I took the Xanax so that I wouldn’t fight the surgery. Then I hopped into T.’s van so she could drive me there and back. Once we arrived, I signed some papers (could have been for the surgery or to have cement delivered, I don’t know), and then I was taken back to where the action happens. As usual, I changed into the hospital gown, hit the ladies’ room, and went into the surgical area. The procedure began and all went well for a few minutes. Dr. K. had the suction on “slow”, since my reputation had preceded me. So far, so good. And then the pressure began, along with the cough. And then I had to stop. So I told them to stop for just a minute so I could get a good breath, and maybe my chest would stop hurting. Dr. K. stopped –I actually felt him move away from me—and then in a minute we started again. For about 15 seconds. The pressure in my chest was too much, and I told them we just had to stop for good. So Dr. K. removed the equipment, and the very next thing I remember was lying on the gurney, flat on my back, confused and in pain. Well. This is new. “What happened?” One of the nurses sweetly replied that I’d fainted. With a smile on her face, she said, ”When you say that you’re ready to stop, you’re not kidding!” And we all had a laugh. Since I was in pain, I was trying find a more comfortable position, and realized that my pants were wet. Of course I had to ask. The sweet nurse kindly replied that when people faint, they generally do wet themselves. Y’all, I had peed all over myself when I fainted. No kidding. At least my socks stayed dry. And then I was offered some designer hospital wear (read: scrubs) for the ride home, for which I was very grateful. So y’all, there I was in pain, a puncture wound in my back, a cough, and wet from here down. Then, while those compassionate nurses were changing my pants, the nausea hit. Repeatedly.

Yeah, it was a special day, all right.

Eventually, I was able to withstand sitting up long enough for the nurses to get the rest of my clothes on-- yup, I’m over 40 and still can’t dress myself-- and wheel me out to T.’s van for the ride home. The nausea and vomiting continued until I could get some anti-nausea medicine in me. That stuff works! Then I was able to enjoy my dinner of Campbell’s Chicken Noodle soup and ginger ale.

And as promised, I’m counting my blessings: Thanks to T. for driving me, going to the store, babysitting me all day long, and petting my lazy dog. Thanks to Dr. K. who stopped the procedure when I asked him to. Thanks to those kind and wonderful nurses who made me feel like I was no trouble at all even though I was. Thanks to all who called and thought about me during what was a difficult day. And thanks to you for being here, laughing and crying with me.

Tuesday, October 16, 2007

Brie, Gouda, or Smokey Cheddar?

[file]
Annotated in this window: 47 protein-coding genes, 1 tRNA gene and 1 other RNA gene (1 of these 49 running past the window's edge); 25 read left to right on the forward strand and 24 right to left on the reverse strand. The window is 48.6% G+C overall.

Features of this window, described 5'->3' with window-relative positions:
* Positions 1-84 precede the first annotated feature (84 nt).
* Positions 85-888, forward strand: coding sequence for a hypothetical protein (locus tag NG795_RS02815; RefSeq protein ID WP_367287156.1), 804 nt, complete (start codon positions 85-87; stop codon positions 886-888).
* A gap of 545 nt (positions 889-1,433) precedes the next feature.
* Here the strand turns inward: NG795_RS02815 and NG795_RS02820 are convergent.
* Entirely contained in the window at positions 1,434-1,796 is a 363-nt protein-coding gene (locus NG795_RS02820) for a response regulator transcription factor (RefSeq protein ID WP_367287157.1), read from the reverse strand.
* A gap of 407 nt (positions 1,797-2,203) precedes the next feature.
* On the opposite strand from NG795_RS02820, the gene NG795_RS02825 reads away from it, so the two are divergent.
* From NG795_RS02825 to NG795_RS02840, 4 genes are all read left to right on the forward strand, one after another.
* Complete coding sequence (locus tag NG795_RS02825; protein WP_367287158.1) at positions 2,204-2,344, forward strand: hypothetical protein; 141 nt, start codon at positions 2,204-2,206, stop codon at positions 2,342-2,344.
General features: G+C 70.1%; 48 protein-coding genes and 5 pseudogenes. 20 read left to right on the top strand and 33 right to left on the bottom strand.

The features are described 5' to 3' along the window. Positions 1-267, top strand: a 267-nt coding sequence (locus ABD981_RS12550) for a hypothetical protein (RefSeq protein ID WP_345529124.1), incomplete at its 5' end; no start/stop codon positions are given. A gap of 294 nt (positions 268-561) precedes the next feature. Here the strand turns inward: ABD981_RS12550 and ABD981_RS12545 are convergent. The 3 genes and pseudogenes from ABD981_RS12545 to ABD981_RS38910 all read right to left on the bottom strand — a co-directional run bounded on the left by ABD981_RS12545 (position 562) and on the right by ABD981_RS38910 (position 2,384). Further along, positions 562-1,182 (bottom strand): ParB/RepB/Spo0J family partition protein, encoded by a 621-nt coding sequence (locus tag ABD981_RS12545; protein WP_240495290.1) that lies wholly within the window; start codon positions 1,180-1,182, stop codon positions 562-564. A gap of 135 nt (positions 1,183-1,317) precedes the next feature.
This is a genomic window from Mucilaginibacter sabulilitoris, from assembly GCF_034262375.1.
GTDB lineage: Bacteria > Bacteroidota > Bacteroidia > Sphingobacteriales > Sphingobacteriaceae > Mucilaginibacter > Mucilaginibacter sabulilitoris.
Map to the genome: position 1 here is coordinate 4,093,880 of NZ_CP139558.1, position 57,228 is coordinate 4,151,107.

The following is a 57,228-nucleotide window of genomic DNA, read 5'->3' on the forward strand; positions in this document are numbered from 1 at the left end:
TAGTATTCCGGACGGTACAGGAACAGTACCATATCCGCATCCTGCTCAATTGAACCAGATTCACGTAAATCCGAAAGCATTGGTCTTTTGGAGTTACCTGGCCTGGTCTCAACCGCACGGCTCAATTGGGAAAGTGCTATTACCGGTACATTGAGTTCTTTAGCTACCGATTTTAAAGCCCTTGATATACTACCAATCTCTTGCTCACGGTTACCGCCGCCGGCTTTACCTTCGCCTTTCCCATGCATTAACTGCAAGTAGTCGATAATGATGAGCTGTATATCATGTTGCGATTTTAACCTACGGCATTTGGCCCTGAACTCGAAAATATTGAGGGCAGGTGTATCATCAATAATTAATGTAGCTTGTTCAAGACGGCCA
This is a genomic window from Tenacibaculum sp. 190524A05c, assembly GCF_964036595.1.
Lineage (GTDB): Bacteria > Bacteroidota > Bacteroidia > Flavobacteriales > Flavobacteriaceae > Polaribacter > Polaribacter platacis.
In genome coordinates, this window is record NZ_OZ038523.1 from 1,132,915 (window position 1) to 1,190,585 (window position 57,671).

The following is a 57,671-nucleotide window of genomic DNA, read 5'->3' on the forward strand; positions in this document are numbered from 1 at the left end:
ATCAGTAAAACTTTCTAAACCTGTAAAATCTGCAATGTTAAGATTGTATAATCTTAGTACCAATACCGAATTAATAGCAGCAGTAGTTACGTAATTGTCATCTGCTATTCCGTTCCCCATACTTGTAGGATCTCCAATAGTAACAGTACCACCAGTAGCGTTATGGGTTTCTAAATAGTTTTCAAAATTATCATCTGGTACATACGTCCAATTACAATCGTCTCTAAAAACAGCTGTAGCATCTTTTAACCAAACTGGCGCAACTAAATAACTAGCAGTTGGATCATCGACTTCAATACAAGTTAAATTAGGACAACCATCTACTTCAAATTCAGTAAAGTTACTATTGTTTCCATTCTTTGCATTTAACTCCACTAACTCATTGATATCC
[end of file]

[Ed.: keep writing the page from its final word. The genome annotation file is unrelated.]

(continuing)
I know it’s been a week since my last posting. The truth is, it was a miserable weekend, and I didn’t even feel good enough to whine about it, which says something. Here’s what’s happening.

Since I still have Miss Piggy feet in spite of the diuretics, my doctor decided to schedule me for an echocardiogram, which is similar to an ultrasound, but of the heart. It’s not unpleasant at all: lie on the table, get some warm goo on the skin, and someone with a wand thingie (yes, that’s the technical term) rolls it around and generates pictures on a computer screen. My job was to lie there quietly. Sometimes the technicians would talk about what was on the screen (“See? That’s the mitral valve. We want a picture of that,”) and other times they were very, very quiet. Yes, I know what it means when they are quiet. I also know that they won’t tell me a darn thing. Once I left that office, I went home for some lunch, and debated as to whether or not to return to work. The phone rang, and it was the oncologist’s office. They had the results already, and wanted to know how quickly I could get over to Radiology for a chest x-ray. I was there in 20 minutes. (Sorry, co-workers!) Once I left Radiology, I headed over to Oncology because it’s Chemo Tuesday, and I hadn’t been pushed over the edge just yet. My oncologist was out of town so I saw another one in the practice. Dr. S. decided that since I had fluid around my heart, and fluid in my lung, there was just no need to add more fluid in the form of chemo, and wanted a thoracentesis performed today. As in right now, if the doctors could squeeze me in. After giving it about 2 seconds’ thought, I declined that offer. After all, I’ve been feeling this pressure for weeks now, what’s one more day? So thoracentesis # 6 is scheduled for Wednesday morning. Yes, tomorrow. And yes, I did get chemo today. But I had to fight for it. (Am I insane?)